Chef Richard: Our kitchen equipment is still being installed, so we’re working on building our creations at one of our sister properties in Homestead where we do all of the cooking, platings and tastings. To make it more fun, we have little potluck outings every other week with our opening staff, and I sneak in a creation and get to watch their reactions. It’s a more fun and inspirational way to do a tasting.
Q: So let’s talk about La Marea, the first steakhouse in Key Largo. Because that restaurant is especially unique and there’s no real point of reference in the area, what went into creating that menu?
Chef Richard: The same philosophy applies. We selected Larry Kline, a meat provider out of Deerfield Beach, Florida. They’re well-known in the steakhouse industry and have some of the highest-quality cuts in the nation. Our steak selection will run from 12 oz. Center Cut Filet to a 28 oz. Dry-Aged, Bone-In Cowboy Rib Eye. We’re also going to be using a top-of-the-line infrared broiler to ensure the steaks are charred to mouth-watering perfection. Guests will also find some other steakhouse favorites on the menu like whole Maine lobster, seared diver scallops, and Atlantic salmon.
Q: What inspires your menu choices?
Chef Richard: I pull inspiration from my Jamaican background mixed with my culinary education. The whole atmosphere at Playa Largo – the lush landscape, being by the ocean and having access to the freshest seafood around – is a great place to start. The task to create recipes and menu items that embody traditional favorites with an upscale artistic twist is very motivating and inspirational.
Q: What is your favorite dish on the menus?
Chef Richard: We have so many exciting choices on our menus that it’s hard for me to settle on just one. Right now, I’m working on one of my favorite Jamaican comfort foods. Most people think I’d say jerk chicken or pork, but I just love Jamaican red snapper in a coconut curry. I’m also excited for guests to try our Key’s seafood boil, and the delicious octopus a-al-plancha.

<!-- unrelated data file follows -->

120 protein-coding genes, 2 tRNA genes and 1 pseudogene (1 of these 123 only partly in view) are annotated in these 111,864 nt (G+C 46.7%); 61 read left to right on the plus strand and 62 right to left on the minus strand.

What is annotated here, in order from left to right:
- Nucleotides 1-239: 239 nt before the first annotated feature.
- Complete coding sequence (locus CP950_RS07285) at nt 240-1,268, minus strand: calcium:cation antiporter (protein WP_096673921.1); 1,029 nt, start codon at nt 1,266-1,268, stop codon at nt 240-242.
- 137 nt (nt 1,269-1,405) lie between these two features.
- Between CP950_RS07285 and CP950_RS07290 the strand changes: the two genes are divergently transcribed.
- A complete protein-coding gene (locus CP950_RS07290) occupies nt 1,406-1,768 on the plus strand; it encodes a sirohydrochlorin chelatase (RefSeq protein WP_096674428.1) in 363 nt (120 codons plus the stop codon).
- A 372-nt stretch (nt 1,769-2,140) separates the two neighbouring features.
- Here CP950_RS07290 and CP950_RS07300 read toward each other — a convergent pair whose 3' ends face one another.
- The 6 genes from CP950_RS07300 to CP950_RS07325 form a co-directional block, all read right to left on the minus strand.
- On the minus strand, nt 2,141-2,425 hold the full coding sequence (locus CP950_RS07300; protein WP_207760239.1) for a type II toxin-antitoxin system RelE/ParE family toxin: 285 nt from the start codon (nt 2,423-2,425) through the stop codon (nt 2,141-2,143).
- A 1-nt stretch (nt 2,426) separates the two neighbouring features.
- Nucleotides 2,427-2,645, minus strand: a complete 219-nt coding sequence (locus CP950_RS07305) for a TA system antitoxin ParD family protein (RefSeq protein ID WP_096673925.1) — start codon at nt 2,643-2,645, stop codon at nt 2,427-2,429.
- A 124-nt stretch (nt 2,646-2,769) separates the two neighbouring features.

Q: What’s your favorite ingredient to work with?
Chef Richard: That’s a great question. I’d have to say shrimp, but I love all seafood – scallops, mussels, octopus. They’re like a sponge and can take on many flavors. It’s often a difficult process to cook fish properly because it’s so delicate – it takes experience, it takes time, and it takes love.
Q: What do you do in Key Largo on the weekends for fun?
Chef Richard: I love hanging out at the beach with my kids. Haili is 8, and Brooke is 6. My girls love the beach, they love the water and kayaking. The Keys is obviously the perfect place to enjoy all those activities.
Q: If you weren’t a chef, what would you be doing for a living?
Chef Richard: Racing motorcycles! The Keys only has one road in and one road out, but I love taking my bike out onto I-4. In fact, at the beginning of next month, a couple of buddies and I are going to the Dragon’s Tail, which is on the border of North Carolina and Tennessee. There are more than 300 hairpin turns within an 11-mile radius, so it’s a great destination for people who love to ride sport bikes. It’s extremely dangerous, but at the same time, it’s really exhilarating!
Q: Can you pop wheelies?
Chef Richard: I used to in my younger days! I try not to now because I have kids so I have to behave myself!